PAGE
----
The race to develop earthquake warning tech
Sep 20, 2023

The race to develop earthquake warning tech

Companies are competing to create better tech for systems that can save lives during seismic events. This type of investment used to be funded only by governments, but that’s changing.

Early earthquake detection technology is still in its early days. Here on the West Coast, those of us who lived through the deadly Los Angeles quake of 1994 or the one that hit the San Francisco Bay Area in 1989 had no warning.

But three decades later, smartphone apps can notify us seconds or even minutes beforehand. In California, Oregon and Washington, the MyShake app is among the best-known. Developed at the University of California, Berkeley, the app sends a warning to mobile phones based on data from ground-motion sensors.

Until recently, most investment in earthquake warning and detection came from governments. But as the BBC’s Will Bain reports, now the private sector wants in.

Big Tech firms like Google have been leading the way in earthquake detection and alerts. The company has developed a free Android Earthquake Alerts System, which is available in more than 20 countries. 

It works, Google says, by having tiny accelerometers built into Android phones that can sense earthquakes, creating a network of mini-seismometers. When there’s an earthquake, all the phones get an alert that says drop, cover and hold on. 

But there are questions about how effective it was during the earthquake in Turkey in February. Fifty thousand people lost their lives. Micah Berman, Google’s product manager for the system, said millions of people did get an alert.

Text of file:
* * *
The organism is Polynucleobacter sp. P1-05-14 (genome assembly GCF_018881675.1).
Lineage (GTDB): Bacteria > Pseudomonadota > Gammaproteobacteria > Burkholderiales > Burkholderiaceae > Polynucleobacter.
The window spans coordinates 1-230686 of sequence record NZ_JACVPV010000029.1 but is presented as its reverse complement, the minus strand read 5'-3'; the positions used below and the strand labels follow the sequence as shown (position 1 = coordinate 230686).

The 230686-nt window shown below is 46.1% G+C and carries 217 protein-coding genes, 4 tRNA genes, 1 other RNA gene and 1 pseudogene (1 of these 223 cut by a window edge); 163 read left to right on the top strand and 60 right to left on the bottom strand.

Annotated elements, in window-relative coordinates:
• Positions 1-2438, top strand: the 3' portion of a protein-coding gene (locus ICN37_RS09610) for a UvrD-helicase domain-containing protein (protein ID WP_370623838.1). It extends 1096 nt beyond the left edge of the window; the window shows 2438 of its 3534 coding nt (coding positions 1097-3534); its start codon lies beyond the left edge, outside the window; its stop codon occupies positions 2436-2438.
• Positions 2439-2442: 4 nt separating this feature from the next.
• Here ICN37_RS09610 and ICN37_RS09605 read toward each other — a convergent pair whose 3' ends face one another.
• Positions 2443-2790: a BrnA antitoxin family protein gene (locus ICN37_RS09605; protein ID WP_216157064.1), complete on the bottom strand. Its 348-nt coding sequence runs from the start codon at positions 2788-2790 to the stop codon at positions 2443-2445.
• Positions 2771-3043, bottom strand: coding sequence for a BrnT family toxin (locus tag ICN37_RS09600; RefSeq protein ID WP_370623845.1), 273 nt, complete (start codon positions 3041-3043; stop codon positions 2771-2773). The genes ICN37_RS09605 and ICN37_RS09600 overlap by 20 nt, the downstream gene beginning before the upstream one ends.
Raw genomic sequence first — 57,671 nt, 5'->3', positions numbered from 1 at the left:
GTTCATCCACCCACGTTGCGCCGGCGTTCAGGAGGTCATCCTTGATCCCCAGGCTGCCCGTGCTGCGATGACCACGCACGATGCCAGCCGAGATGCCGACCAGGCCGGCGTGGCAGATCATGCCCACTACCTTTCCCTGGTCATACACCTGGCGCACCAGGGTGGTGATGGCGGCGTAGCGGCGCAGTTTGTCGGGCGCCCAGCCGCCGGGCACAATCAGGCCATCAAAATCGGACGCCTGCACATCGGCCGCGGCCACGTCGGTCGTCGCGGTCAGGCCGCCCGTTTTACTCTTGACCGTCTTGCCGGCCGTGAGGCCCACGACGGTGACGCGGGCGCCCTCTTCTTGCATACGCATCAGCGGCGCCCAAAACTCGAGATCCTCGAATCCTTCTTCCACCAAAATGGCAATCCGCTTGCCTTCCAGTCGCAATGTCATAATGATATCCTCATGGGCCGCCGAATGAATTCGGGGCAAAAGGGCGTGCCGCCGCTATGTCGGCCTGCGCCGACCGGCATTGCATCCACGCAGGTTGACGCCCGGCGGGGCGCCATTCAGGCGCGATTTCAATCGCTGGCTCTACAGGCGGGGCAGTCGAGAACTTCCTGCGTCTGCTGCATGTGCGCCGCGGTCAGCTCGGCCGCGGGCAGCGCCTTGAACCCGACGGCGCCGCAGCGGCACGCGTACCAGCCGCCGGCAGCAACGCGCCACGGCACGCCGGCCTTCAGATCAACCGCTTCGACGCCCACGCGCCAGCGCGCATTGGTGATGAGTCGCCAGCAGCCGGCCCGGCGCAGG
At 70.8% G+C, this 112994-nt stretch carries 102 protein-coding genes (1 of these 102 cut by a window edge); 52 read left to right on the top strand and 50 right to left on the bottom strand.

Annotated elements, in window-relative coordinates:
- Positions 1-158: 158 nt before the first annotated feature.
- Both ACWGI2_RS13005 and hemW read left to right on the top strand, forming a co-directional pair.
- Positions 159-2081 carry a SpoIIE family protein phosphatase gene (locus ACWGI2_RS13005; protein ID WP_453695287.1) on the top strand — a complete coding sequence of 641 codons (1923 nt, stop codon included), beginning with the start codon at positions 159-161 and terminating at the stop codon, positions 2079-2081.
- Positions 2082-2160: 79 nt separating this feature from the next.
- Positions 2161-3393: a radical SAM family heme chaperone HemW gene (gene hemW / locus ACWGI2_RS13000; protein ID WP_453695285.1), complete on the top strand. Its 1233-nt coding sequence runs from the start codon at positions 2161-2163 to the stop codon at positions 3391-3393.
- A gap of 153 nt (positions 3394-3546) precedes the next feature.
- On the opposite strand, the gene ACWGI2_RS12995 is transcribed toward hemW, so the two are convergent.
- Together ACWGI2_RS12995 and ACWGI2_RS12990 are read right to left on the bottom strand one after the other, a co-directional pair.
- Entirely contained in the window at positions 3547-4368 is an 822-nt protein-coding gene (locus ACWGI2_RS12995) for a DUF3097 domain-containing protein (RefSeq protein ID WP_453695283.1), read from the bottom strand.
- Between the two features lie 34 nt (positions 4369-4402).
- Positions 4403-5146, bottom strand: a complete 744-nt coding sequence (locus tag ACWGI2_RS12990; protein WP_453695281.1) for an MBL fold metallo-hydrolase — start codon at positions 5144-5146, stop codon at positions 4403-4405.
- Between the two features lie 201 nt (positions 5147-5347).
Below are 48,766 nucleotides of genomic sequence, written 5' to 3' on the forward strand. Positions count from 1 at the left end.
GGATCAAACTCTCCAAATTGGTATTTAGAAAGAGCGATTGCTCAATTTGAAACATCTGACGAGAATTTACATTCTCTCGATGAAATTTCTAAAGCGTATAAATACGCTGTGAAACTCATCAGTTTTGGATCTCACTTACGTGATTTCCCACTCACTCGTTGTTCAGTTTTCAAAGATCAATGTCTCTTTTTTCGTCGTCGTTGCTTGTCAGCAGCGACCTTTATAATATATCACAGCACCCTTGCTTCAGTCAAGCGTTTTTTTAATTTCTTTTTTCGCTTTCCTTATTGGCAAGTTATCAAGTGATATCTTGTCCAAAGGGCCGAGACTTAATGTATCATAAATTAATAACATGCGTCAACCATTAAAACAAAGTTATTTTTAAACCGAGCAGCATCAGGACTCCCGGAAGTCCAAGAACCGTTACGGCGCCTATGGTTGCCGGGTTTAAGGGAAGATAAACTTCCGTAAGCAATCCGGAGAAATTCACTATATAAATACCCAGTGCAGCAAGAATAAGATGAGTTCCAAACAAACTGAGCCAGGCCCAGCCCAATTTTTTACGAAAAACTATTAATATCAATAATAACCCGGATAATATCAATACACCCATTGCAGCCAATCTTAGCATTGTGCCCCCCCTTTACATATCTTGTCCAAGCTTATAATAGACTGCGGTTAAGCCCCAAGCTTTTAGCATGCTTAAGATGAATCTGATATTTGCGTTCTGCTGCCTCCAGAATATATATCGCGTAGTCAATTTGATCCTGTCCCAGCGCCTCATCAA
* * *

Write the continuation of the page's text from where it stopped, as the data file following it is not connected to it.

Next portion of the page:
But the BBC has found no evidence that the warning was widely received — hundreds of Android phone users in three Turkish cities who were questioned by journalists said they didn’t get one.

Harold Tobin, a professor of earth sciences at the University of Washington and director of the Pacific Northwest Seismic Network, said the technology is still very new.

“They’re at the cutting edge of what’s possible. I feel that if you are delivering an essential sort of life safety, public safety piece of information, then you have a responsibility to be transparent about how it works and how well it works.”

But Google hasn’t released that information.

In New Zealand, researchers are taking a different approach. They’re experimenting by adding seismic sensors to underground fiber-optic broadband cables.

John Townend, a professor of geophysics at Victoria University of Wellington, said the cables mostly follow the major state highway.

“Those cables are subjected to the vibrations that are traveling through the ground, and by shaking the cable and straining it, sort of extension and compression, it produces a pulse that we can measure using a laser.”

That way, they can “very quickly distinguish something slow-moving like a car from something of seismological interest, like a seismic wave,” he said.

The newest arrival to the earthquake tech race is artificial intelligence. Israeli firm SeismicAI detects an earthquake’s primary waves, then sends out an alert to shut down electricity, close down gas valves and alert people to take cover.

“We cannot stop a pipe from bursting, but we can make sure that there are no dangerous chemicals inside the pipe,” said Benny Sasson, CEO of SeismicAI.

He said in the United States, SeismicAI has partnered with both governments and private companies. It’s working with the Oklahoma Geological Survey to provide a public alert and is also helping the oil and gas industry. The hope is that if companies work more closely together and with national governments to detect earthquakes and warn people, ultimately they could save more lives.

Screenshots of how Google’s earthquake alerts appear on some Android phones. (Courtesy Google)

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